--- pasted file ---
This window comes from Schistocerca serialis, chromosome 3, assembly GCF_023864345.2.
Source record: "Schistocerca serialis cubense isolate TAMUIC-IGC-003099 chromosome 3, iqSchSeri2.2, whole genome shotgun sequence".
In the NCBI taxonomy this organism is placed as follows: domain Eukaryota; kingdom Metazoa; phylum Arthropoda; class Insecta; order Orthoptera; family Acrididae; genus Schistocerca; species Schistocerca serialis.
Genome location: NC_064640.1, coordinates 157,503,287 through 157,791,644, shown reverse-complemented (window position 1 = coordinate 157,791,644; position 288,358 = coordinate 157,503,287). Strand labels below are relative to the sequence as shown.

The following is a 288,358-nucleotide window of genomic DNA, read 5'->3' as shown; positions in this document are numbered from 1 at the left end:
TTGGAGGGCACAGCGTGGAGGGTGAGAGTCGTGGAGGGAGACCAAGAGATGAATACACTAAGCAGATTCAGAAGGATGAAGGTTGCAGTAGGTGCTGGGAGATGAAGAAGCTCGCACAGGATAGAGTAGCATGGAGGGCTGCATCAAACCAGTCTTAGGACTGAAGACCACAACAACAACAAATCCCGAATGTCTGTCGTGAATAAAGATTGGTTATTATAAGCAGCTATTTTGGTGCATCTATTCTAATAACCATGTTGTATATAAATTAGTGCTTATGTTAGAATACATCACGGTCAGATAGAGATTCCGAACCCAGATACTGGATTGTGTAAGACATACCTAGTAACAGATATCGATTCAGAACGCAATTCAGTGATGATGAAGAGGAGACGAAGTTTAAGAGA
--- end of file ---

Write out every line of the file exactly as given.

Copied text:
This window comes from Schistocerca serialis, chromosome 3, assembly GCF_023864345.2.
Source record: "Schistocerca serialis cubense isolate TAMUIC-IGC-003099 chromosome 3, iqSchSeri2.2, whole genome shotgun sequence".
In the NCBI taxonomy this organism is placed as follows: domain Eukaryota; kingdom Metazoa; phylum Arthropoda; class Insecta; order Orthoptera; family Acrididae; genus Schistocerca; species Schistocerca serialis.
Genome location: NC_064640.1, coordinates 157,503,287 through 157,791,644, shown reverse-complemented (window position 1 = coordinate 157,791,644; position 288,358 = coordinate 157,503,287). Strand labels below are relative to the sequence as shown.

The following is a 288,358-nucleotide window of genomic DNA, read 5'->3' as shown; positions in this document are numbered from 1 at the left end:
TTGGAGGGCACAGCGTGGAGGGTGAGAGTCGTGGAGGGAGACCAAGAGATGAATACACTAAGCAGATTCAGAAGGATGAAGGTTGCAGTAGGTGCTGGGAGATGAAGAAGCTCGCACAGGATAGAGTAGCATGGAGGGCTGCATCAAACCAGTCTTAGGACTGAAGACCACAACAACAACAAATCCCGAATGTCTGTCGTGAATAAAGATTGGTTATTATAAGCAGCTATTTTGGTGCATCTATTCTAATAACCATGTTGTATATAAATTAGTGCTTATGTTAGAATACATCACGGTCAGATAGAGATTCCGAACCCAGATACTGGATTGTGTAAGACATACCTAGTAACAGATATCGATTCAGAACGCAATTCAGTGATGATGAAGAGGAGACGAAGTTTAAGAGA